Job-based health insurance includes various health insurance plans offered as a benefit of employment. Also known as employer-based insurance or group coverage, this insurance is given to employees by their employers or unions. If you have multiple sclerosis (MS) and work at a company with more than 50 employees, your employer likely will offer you some form of health insurance coverage. You may also have access to employer-based insurance at smaller companies.
If you have MS and do not have a job or your company doesn’t offer health insurance, job-based health insurance may still be available to you through your spouse or parent (up to age 26). Although job-based health insurance plans vary by company and may fluctuate with the economy, understanding your insurance options will help you to find the best plan to help cover health care costs for treating your MS.
Job-based health insurance plans vary by employers, and health benefits depend on the agreements made between employers and health insurance companies. There are several common types of health insurance policies offered by employers.
Health maintenance organization (HMO) plans are health insurance plans that operate within a network. Under an HMO plan, only specific doctors, facilities, and services will be covered. If you go out of the network for care — such as emergency services or urgent care outside of the HMO’s operating area — the health plan may not cover the associated costs. In these cases, you will have to pay out of pocket. An HMO plan may only be available to you if you live and work within the network’s area of coverage.
With HMO plans, you usually have to pick a primary physician within that plan’s network. To see a specialist, such as a neurologist, you will need to first visit your primary physician and get a referral from them. HMOs usually cover prescription drugs, but you should review the formulary (or list of drugs) that they cover.
Like HMO plans, preferred provider organization (PPO) plans offer care within a network of hospitals and physicians. You will pay higher costs if you receive care from a provider that is outside of that PPO’s network.
Unlike an HMO plan, you do not need to select a primary care physician within a PPO plan’s network. You can usually keep the primary physician you already have. You also will not need to get a referral from a primary care physician (PCP) before seeing a specialist.
PPO plans, in general, are more flexible than HMO plans in that you may receive care from health care providers that are either in or out of the plan’s network. While PPOs are more flexible, they may cost more than HMO plans. You should factor higher monthly premiums, copays for doctors' visits, and annual deductibles into your decision-making process.
Sometimes employers offer point of service (POS) health plans, which cover care within a network of hospitals and physicians. You may still receive care outside of the plan’s network, but costs will be higher.
Like with an HMO plan, you will initially need to select a primary care physician within a POS plan. This PCP will also help to manage your care and provide referrals to specialists from within the plan’s network. POS plans may cost less, but if you select this type of plan, you may need to change your health care providers and work through a PCP to manage your MS.
If you have MS and are selecting a job-based health insurance plan, you will want to check that a health plan covers:
You should enroll in a job-based health insurance plan as soon as possible after employment begins or during open enrollment. Your employer’s human resources department should be able to assist you with reviewing and selecting the best health plan for your needs.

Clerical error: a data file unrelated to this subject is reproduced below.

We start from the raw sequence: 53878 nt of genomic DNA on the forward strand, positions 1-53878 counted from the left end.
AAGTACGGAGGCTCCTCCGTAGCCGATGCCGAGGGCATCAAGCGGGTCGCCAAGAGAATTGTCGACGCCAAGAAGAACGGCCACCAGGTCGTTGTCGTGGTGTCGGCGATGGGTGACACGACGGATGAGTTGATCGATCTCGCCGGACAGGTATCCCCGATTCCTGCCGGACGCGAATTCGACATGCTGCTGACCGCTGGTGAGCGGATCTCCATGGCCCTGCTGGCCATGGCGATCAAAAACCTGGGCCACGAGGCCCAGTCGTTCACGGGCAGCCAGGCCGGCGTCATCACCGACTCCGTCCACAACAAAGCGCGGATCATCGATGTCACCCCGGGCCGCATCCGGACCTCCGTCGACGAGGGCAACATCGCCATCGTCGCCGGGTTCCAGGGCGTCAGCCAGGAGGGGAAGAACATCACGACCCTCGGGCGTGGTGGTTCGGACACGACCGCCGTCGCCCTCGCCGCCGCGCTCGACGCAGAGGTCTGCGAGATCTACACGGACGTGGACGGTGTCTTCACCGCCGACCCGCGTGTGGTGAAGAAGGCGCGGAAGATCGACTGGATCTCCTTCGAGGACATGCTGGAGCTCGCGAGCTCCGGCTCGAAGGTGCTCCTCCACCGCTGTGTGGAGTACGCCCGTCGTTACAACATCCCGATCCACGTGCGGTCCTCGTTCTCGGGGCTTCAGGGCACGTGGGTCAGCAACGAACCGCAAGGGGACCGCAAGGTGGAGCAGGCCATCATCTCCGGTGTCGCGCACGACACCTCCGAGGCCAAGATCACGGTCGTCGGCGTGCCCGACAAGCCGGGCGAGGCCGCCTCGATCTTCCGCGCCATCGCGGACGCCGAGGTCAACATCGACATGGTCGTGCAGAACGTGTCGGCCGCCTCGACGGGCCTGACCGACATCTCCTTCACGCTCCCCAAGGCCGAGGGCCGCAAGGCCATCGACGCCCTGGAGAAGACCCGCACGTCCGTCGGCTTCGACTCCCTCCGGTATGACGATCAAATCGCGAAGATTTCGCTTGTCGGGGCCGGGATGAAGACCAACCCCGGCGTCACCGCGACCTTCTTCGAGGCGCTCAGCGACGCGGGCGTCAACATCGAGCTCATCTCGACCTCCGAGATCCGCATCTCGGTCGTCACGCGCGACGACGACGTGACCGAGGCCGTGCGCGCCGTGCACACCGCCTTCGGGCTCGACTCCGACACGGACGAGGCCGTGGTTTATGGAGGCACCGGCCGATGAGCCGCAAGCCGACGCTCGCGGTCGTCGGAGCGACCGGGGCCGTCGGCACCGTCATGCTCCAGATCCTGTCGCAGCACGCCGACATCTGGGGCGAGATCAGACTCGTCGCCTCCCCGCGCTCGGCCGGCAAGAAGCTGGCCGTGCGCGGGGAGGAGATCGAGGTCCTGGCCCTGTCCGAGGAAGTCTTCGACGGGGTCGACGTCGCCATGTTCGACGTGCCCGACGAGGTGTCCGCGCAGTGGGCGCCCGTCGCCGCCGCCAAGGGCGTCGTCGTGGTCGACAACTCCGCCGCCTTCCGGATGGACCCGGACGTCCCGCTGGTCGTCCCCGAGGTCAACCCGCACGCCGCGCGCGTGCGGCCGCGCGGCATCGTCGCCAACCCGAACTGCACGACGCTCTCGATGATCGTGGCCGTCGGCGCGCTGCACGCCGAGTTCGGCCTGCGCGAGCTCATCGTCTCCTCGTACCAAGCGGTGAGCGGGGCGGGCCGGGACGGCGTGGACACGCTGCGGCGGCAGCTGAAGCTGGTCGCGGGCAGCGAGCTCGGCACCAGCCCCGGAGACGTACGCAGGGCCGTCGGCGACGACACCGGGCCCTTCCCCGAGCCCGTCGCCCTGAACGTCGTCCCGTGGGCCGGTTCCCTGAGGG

The cost of job-based health insurance will vary by the types of health plans available through the providing employer or union. The cost of the plan will sometimes be inversely related to the plan’s flexibility. For example, an HMO plan may cost less, but it also may offer a limited pool of doctors to choose from.
With job-based health insurance plans — like other insurance plans — you will have to pay a monthly premium. However, your employer will subsidize a portion of that monthly cost — or perhaps all of it. You will be responsible for a portion of the costs for hospitalizations, surgeries, emergency care, copays for doctor’s visits, and medications.
With job-based health care, people with MS will usually put the most costs toward:
The National Multiple Sclerosis Society offers several tips for keeping costs down while on a job-based health insurance plan:
If you need additional assistance with paying out-of-pocket costs for treating your MS, the National Multiple Sclerosis Society provides a list of patient-assistance programs, which offer financial assistance based on the MS medication you are taking. Review this list to see if you may qualify for additional financial assistance.
If you have a job-based health insurance plan and need additional financial support to cover the expenses of treating your MS, you may seek assistance for copays and premium costs through a charitable organization called The Assistance Fund. Eligibility is based on your current insurance and income, and you can learn more and enroll in their programs on their website.
If your job-based health insurance plan ends — whether you lose your job, decide to leave, or retire — you have several other options for health insurance.
MyMSTeam is the social network for people with multiple sclerosis and their loved ones. On MyMSTeam, more than 167,000 members come together to ask questions, give advice, and share their stories with others who understand life with multiple sclerosis.
Do you have MS and use job-based health insurance? Share your experience in the comments below, or start a conversation by posting on your Activities page.